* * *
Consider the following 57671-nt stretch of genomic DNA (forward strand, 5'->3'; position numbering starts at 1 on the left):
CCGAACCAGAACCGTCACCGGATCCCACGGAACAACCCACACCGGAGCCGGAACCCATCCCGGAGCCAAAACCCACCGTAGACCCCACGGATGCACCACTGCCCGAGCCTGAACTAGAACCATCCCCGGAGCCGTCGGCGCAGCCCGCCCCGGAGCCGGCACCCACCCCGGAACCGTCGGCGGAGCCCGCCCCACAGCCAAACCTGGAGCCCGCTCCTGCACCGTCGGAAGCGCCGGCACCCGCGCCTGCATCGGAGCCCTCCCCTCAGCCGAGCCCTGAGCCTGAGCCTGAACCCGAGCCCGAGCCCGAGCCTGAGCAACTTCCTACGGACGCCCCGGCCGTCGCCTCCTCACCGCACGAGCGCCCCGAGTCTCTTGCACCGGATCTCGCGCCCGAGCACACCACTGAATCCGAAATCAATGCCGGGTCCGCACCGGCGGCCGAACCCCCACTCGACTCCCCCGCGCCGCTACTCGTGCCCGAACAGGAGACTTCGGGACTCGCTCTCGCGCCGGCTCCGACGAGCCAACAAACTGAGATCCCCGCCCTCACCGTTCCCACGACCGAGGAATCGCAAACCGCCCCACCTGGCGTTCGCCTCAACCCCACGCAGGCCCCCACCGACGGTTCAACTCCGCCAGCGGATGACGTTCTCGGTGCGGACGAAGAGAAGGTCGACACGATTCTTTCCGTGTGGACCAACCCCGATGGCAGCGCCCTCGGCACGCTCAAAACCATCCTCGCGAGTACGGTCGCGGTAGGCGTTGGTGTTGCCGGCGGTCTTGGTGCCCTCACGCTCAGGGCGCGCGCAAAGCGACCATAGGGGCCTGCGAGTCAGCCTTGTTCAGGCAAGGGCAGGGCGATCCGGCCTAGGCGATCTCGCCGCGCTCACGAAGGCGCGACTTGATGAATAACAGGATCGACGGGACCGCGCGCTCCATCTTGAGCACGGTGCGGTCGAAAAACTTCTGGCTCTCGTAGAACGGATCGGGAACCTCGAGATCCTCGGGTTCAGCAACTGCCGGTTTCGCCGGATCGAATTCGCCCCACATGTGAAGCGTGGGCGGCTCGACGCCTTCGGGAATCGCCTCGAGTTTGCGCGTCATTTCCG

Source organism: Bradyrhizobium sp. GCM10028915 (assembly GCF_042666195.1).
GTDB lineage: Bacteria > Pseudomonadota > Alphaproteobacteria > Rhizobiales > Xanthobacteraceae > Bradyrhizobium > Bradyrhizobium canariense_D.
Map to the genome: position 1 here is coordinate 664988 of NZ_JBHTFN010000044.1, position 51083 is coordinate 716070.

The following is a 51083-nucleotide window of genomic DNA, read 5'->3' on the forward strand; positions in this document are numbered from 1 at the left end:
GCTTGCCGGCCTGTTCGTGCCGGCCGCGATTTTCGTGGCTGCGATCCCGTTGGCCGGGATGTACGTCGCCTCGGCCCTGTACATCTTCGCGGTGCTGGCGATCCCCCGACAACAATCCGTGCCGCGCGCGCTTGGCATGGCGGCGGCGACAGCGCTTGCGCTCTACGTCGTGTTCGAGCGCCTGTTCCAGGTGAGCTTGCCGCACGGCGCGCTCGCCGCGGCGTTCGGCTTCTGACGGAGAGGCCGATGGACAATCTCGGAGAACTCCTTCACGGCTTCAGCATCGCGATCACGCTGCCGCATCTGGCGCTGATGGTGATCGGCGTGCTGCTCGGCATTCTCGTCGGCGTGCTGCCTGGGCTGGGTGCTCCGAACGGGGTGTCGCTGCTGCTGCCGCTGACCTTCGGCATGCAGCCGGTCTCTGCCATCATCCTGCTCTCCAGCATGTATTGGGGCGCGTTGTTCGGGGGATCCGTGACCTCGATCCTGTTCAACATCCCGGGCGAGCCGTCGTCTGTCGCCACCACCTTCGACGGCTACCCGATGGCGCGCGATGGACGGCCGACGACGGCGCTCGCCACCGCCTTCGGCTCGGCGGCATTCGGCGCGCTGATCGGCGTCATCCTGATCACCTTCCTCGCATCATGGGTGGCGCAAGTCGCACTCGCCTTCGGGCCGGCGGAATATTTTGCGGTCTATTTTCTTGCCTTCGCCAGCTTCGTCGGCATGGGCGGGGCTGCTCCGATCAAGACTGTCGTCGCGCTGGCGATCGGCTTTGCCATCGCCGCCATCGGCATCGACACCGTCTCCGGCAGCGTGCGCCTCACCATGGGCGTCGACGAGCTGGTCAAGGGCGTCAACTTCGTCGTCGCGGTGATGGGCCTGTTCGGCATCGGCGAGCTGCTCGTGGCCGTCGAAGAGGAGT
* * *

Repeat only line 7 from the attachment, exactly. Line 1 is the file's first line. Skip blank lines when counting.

GCTTGCCGGCCTGTTCGTGCCGGCCGCGATTTTCGTGGCTGCGATCCCGTTGGCCGGGATGTACGTCGCCTCGGCCCTGTACATCTTCGCGGTGCTGGCGATCCCCCGACAACAATCCGTGCCGCGCGCGCTTGGCATGGCGGCGGCGACAGCGCTTGCGCTCTACGTCGTGTTCGAGCGCCTGTTCCAGGTGAGCTTGCCGCACGGCGCGCTCGCCGCGGCGTTCGGCTTCTGACGGAGAGGCCGATGGACAATCTCGGAGAACTCCTTCACGGCTTCAGCATCGCGATCACGCTGCCGCATCTGGCGCTGATGGTGATCGGCGTGCTGCTCGGCATTCTCGTCGGCGTGCTGCCTGGGCTGGGTGCTCCGAACGGGGTGTCGCTGCTGCTGCCGCTGACCTTCGGCATGCAGCCGGTCTCTGCCATCATCCTGCTCTCCAGCATGTATTGGGGCGCGTTGTTCGGGGGATCCGTGACCTCGATCCTGTTCAACATCCCGGGCGAGCCGTCGTCTGTCGCCACCACCTTCGACGGCTACCCGATGGCGCGCGATGGACGGCCGACGACGGCGCTCGCCACCGCCTTCGGCTCGGCGGCATTCGGCGCGCTGATCGGCGTCATCCTGATCACCTTCCTCGCATCATGGGTGGCGCAAGTCGCACTCGCCTTCGGGCCGGCGGAATATTTTGCGGTCTATTTTCTTGCCTTCGCCAGCTTCGTCGGCATGGGCGGGGCTGCTCCGATCAAGACTGTCGTCGCGCTGGCGATCGGCTTTGCCATCGCCGCCATCGGCATCGACACCGTCTCCGGCAGCGTGCGCCTCACCATGGGCGTCGACGAGCTGGTCAAGGGCGTCAACTTCGTCGTCGCGGTGATGGGCCTGTTCGGCATCGGCGAGCTGCTCGTGGCCGTCGAAGAGGAGT